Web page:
Peter Bond said...

I absolutely believe the initial blog comment Glendon made was appropriate and intended without malicious thought. This should have sufficed, as the bloggers would then add the citation and that would be that. I do not follow Twitter, so am not privy to details.

Perhaps Glendon should have started with a private email, and then posted the comment next, but it sounds like the other bloggers over-reacted and this has spiraled.

What should be focused on is our mutual love for art and the need to attribute masterpieces to their makers!

Glendon Mellow said...

wereiartm, I just double-checked and I never said anywhere they were stealing. I said they failed to cite the creator of an image. That's not the same as theft, so please stop conflating the two and accusing me of saying that.

As yourself and Peter and some others have pointed out, perhaps I should have started with a private email instead.

They've begun citing images on their past posts (including the authors of those maps). I've apologized for any rudeness on my part.

I don't think there's a lot left to say.

traumador said...

I see no problem with a public demand for citations on artwork whether it be on twitter or a public comment section. A lot of work went into that piece, and the creator deserves acknowledgement.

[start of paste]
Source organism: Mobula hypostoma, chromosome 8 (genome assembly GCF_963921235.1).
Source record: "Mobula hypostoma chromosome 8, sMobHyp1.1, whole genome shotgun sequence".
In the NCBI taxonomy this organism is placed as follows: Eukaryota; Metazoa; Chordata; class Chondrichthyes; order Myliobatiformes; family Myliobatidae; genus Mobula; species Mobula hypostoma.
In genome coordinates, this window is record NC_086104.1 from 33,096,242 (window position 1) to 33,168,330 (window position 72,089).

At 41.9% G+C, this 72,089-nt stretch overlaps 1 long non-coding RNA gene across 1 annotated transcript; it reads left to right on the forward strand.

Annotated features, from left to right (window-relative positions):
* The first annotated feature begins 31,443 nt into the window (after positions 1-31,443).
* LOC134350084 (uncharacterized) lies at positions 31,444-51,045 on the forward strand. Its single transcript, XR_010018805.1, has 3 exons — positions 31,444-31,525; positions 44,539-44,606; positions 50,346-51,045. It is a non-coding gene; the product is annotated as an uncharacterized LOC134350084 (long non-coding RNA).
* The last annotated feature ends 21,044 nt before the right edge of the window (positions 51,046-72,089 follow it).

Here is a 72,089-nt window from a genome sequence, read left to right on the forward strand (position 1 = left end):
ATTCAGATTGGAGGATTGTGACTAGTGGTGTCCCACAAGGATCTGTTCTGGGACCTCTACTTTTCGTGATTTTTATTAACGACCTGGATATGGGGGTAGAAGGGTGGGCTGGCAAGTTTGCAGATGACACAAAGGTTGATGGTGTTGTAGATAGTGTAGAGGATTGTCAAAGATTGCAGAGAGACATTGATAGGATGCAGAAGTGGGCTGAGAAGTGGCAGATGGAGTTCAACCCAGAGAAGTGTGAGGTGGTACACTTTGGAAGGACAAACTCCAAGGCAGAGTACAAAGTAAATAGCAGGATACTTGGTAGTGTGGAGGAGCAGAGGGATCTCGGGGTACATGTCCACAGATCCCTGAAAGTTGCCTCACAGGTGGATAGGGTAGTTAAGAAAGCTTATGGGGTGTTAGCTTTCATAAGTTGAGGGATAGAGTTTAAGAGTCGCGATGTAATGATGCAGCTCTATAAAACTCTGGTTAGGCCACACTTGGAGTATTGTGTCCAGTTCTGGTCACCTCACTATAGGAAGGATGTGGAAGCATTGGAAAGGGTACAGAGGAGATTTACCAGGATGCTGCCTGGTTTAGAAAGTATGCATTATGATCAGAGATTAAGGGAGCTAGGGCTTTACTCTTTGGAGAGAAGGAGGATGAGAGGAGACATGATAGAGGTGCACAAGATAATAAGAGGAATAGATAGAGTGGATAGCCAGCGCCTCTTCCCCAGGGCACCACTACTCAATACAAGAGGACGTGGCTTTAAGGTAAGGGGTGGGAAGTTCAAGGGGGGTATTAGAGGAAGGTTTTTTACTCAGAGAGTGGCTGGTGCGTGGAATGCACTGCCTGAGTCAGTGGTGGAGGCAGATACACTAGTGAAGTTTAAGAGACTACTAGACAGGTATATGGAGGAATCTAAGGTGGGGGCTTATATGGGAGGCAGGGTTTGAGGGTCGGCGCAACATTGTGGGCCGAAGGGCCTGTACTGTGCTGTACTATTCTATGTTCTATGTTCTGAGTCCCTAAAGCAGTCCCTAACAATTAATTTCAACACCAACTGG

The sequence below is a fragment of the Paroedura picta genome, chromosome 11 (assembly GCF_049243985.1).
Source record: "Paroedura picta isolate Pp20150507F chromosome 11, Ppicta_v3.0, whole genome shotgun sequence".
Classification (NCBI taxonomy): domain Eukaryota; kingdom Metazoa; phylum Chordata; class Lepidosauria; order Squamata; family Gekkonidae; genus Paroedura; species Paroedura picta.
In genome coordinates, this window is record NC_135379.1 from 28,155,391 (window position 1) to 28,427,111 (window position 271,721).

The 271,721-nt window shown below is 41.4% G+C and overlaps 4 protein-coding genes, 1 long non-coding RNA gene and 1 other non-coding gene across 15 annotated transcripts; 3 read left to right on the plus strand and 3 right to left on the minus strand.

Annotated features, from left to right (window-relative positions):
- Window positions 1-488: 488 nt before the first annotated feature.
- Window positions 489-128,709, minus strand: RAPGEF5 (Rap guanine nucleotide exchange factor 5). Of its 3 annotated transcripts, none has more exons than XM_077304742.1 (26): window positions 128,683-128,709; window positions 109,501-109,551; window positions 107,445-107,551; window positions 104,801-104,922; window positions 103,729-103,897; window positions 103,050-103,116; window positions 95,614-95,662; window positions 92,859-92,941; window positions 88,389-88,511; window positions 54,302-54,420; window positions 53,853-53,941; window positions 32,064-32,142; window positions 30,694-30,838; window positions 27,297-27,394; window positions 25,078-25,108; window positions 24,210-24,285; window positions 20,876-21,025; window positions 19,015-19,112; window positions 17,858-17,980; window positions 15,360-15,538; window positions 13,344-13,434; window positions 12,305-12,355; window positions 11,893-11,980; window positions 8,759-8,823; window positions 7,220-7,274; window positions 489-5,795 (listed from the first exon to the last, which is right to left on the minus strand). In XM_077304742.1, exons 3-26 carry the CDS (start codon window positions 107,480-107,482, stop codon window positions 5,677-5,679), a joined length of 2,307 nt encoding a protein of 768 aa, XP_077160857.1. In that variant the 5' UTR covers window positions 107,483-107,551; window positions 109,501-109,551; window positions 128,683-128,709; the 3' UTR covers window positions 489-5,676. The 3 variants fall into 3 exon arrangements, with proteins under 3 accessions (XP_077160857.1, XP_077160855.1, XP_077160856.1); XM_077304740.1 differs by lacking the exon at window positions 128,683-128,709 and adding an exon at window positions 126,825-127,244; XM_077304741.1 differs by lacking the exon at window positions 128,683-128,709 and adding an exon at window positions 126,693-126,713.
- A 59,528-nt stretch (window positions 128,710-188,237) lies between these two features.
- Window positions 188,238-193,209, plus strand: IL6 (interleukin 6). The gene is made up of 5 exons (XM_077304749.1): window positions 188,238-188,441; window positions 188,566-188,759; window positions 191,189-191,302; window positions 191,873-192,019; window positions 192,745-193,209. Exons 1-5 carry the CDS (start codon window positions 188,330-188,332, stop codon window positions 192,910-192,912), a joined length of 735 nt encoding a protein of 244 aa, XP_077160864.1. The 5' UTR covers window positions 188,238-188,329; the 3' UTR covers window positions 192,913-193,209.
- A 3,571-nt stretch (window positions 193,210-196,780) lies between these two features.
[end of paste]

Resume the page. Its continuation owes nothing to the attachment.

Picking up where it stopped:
Especially given that Glendon wasn't "arrogant and ignorant" in his request, simply up front. Rude would have included four letter words and/or names. He has never used any of these... Whereas one might take the accusation "arrogant and ignorant" as an attack, but I will take it as a heat of the moment phrasing.

wereiartm- As an operator of my own "kids educational" site, I find it silly to call foul on Glendon when the operators of said blog haven't bothered to make the site "kid and parent" friendly themselves. The honour system is hardly a deterrent to REAL negative entities (Glendon NOT being one of these entities. He said nothing kid unfriendly). If the blog's admins want only kids and parents commenting it is up to them to put barriers into place to ensure that (comment moderation or no comments at all).